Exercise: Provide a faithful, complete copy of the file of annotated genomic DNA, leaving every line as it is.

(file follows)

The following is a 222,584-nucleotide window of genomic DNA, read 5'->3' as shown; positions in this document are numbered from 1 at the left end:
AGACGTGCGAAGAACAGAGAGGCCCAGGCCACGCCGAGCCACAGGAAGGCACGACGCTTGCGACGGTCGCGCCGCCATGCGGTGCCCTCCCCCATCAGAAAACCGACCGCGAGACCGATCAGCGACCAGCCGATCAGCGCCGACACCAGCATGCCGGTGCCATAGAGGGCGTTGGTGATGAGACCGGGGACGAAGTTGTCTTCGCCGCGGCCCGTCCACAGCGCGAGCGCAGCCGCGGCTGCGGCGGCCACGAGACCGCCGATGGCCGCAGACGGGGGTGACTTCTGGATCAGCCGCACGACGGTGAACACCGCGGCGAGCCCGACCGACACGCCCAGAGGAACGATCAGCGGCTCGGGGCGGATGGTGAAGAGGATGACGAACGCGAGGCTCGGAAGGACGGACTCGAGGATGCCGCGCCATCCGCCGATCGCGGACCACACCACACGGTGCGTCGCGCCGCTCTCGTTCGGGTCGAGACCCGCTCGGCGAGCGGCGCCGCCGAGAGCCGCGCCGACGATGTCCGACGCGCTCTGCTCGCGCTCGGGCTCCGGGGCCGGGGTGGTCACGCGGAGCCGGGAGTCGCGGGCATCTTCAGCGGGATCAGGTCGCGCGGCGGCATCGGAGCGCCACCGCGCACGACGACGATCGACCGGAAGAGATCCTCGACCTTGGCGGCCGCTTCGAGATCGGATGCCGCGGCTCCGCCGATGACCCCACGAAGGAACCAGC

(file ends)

The following is a 222,584-nucleotide window of genomic DNA, read 5'->3' as shown; positions in this document are numbered from 1 at the left end:
AGACGTGCGAAGAACAGAGAGGCCCAGGCCACGCCGAGCCACAGGAAGGCACGACGCTTGCGACGGTCGCGCCGCCATGCGGTGCCCTCCCCCATCAGAAAACCGACCGCGAGACCGATCAGCGACCAGCCGATCAGCGCCGACACCAGCATGCCGGTGCCATAGAGGGCGTTGGTGATGAGACCGGGGACGAAGTTGTCTTCGCCGCGGCCCGTCCACAGCGCGAGCGCAGCCGCGGCTGCGGCGGCCACGAGACCGCCGATGGCCGCAGACGGGGGTGACTTCTGGATCAGCCGCACGACGGTGAACACCGCGGCGAGCCCGACCGACACGCCCAGAGGAACGATCAGCGGCTCGGGGCGGATGGTGAAGAGGATGACGAACGCGAGGCTCGGAAGGACGGACTCGAGGATGCCGCGCCATCCGCCGATCGCGGACCACACCACACGGTGCGTCGCGCCGCTCTCGTTCGGGTCGAGACCCGCTCGGCGAGCGGCGCCGCCGAGAGCCGCGCCGACGATGTCCGACGCGCTCTGCTCGCGCTCGGGCTCCGGGGCCGGGGTGGTCACGCGGAGCCGGGAGTCGCGGGCATCTTCAGCGGGATCAGGTCGCGCGGCGGCATCGGAGCGCCACCGCGCACGACGACGATCGACCGGAAGAGATCCTCGACCTTGGCGGCCGCTTCGAGATCGGATGCCGCGGCTCCGCCGATGACCCCACGAAGGAACCAGC